Czechs and Slovaks about his topic, they responded with “awkward discomfiture, hysterical laughter, or angry derision” (p. xi). Even a friend said, “ ‘So you’re going to write about what fools we were?’ ” (p. xi). By the end of the book, Krapfl has conclusively shown that ordinary Czechoslovaks did not act like fools in 1989; they were engaged citizens actively attempting to create a truly democratic political culture. But a brief epilogue about events after 1992 does not provide enough ammunition to adequately deal with this opening cynicism.
To what extent was this revolutionary moment not merely transcendent but truly transformative? For that, perhaps only time will tell.
Rutgers University–New Brunswick
ANDRIY ZAYARNYUK. Framing the Ukrainian Peasantry in Habsburg Galicia, 1846–1914. Edmonton, Alberta:
Canadian Institute of Ukrainian Studies, Published in
Cooperation with the Wirth Institute for Austrian and
Central European Studies, University of Alberta, 2013.
Pp. xxxii, 449. $34.95.
In this ambitious and sprawling work, Andriy Zayarnyuk traces the emergence of the concept of “the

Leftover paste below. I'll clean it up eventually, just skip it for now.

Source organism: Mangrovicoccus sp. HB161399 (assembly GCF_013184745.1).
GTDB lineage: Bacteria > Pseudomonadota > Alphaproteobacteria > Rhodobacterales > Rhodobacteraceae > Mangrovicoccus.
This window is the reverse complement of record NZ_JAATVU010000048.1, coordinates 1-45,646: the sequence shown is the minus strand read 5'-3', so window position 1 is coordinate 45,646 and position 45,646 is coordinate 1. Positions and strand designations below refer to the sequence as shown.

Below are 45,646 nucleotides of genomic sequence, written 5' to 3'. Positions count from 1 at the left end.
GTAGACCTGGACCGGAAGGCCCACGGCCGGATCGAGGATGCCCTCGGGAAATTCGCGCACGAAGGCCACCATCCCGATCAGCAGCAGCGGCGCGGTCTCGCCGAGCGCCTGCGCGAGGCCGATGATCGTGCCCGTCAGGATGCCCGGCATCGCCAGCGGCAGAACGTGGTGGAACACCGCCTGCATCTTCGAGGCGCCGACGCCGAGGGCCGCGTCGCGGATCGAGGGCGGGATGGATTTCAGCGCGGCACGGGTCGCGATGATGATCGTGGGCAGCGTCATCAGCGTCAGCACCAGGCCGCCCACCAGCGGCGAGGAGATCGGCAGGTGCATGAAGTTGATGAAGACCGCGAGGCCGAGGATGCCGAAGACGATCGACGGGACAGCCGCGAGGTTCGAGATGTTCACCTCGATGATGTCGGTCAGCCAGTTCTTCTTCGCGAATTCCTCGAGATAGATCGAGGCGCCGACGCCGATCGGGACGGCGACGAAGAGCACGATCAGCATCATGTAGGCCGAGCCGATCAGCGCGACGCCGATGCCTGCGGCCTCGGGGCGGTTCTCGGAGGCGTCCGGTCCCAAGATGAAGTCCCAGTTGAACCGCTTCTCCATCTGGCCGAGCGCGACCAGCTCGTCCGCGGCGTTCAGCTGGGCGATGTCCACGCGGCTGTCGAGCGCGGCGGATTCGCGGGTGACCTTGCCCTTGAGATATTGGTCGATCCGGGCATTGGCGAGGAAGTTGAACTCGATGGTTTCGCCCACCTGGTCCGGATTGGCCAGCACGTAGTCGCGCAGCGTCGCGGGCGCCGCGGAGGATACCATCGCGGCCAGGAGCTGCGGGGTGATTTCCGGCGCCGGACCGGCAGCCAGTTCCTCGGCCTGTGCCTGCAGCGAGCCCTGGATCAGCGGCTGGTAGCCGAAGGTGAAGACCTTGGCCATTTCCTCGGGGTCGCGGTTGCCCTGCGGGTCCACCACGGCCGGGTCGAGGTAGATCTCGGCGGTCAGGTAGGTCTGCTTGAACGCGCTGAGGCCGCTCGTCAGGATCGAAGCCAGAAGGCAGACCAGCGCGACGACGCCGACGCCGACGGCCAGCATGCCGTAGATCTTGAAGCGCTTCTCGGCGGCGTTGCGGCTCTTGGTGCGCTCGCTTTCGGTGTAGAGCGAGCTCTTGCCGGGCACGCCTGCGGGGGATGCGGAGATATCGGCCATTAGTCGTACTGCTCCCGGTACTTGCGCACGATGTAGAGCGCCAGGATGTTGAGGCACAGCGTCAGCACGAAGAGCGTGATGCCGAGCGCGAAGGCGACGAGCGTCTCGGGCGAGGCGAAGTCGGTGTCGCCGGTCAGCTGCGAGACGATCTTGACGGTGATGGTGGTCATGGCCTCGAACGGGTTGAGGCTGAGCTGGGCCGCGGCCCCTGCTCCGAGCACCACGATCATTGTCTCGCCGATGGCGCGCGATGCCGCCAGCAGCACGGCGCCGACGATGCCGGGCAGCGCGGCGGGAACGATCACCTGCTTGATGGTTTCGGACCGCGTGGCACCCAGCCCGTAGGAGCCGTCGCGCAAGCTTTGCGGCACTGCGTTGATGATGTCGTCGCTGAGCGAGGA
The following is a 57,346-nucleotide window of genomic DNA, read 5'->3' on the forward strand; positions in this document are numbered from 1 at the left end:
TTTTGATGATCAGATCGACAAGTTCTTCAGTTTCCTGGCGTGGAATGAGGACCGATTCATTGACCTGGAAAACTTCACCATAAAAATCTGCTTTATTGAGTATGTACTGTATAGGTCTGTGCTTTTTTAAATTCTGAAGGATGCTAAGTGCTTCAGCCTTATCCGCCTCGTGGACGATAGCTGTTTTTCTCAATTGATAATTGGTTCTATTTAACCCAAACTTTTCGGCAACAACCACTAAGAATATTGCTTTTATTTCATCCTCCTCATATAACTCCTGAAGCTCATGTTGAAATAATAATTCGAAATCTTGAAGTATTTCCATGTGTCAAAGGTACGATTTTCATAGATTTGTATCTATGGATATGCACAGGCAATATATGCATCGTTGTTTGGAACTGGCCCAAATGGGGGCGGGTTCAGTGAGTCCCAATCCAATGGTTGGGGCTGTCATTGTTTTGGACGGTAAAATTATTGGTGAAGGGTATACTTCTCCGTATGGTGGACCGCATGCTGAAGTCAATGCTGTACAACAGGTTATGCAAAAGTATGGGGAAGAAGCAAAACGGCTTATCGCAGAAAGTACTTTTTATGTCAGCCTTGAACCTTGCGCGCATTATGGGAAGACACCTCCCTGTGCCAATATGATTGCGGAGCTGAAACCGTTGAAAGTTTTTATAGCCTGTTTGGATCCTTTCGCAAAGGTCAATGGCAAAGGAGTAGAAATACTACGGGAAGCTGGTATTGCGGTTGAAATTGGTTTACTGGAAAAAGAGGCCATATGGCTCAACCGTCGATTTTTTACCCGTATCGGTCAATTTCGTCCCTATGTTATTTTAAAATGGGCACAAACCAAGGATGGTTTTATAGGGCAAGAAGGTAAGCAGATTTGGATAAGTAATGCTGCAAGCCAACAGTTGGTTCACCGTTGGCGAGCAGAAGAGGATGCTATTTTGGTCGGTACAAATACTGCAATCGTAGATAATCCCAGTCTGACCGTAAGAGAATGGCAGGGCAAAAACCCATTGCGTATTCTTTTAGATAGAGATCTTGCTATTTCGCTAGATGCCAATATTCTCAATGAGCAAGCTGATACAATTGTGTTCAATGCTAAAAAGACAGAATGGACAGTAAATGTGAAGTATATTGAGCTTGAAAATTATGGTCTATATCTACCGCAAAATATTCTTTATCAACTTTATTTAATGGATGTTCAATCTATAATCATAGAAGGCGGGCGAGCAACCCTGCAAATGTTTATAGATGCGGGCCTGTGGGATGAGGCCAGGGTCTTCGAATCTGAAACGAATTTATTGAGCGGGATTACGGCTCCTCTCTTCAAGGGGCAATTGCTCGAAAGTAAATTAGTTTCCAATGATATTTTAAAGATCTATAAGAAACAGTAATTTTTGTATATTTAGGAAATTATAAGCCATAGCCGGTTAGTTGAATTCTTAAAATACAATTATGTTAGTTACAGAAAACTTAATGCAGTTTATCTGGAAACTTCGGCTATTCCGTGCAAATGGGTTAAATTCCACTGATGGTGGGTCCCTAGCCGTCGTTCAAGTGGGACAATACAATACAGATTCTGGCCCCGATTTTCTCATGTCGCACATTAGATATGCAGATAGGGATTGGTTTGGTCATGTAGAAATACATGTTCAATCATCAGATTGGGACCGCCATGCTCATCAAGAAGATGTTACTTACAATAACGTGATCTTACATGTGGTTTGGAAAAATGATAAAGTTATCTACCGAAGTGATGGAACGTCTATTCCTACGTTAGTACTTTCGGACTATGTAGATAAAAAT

Ukrainian peasantry” in Austrian eastern Galicia beginning in the 1840s, and he tracks how that concept became an experienced reality by the early twentieth century. The Galician countryside constitutes a classic example of the nationalization of the peasantry in the nineteenth century. Bringing together social history with poststructuralist theory, Zayarnyuk challenges in several ways the conventional wisdom about the development of the Ukrainian national movement and
Ukrainian national consciousness.
Zayarnyuk draws on a diverse theoretical base, from
Foucault’s insights on the discursive and institutional techniques of modern power, to anthropological studies of peasant societies, and research on class formation, to formulate his questions and analyze his evidence. He defines “framing” as “the process whereby a self-perpetuating framework for the deployment of modern forms of power is created” (p. x). He explores the relationship between theoretical conceptualizaEurope: Early Modern and Modern 1383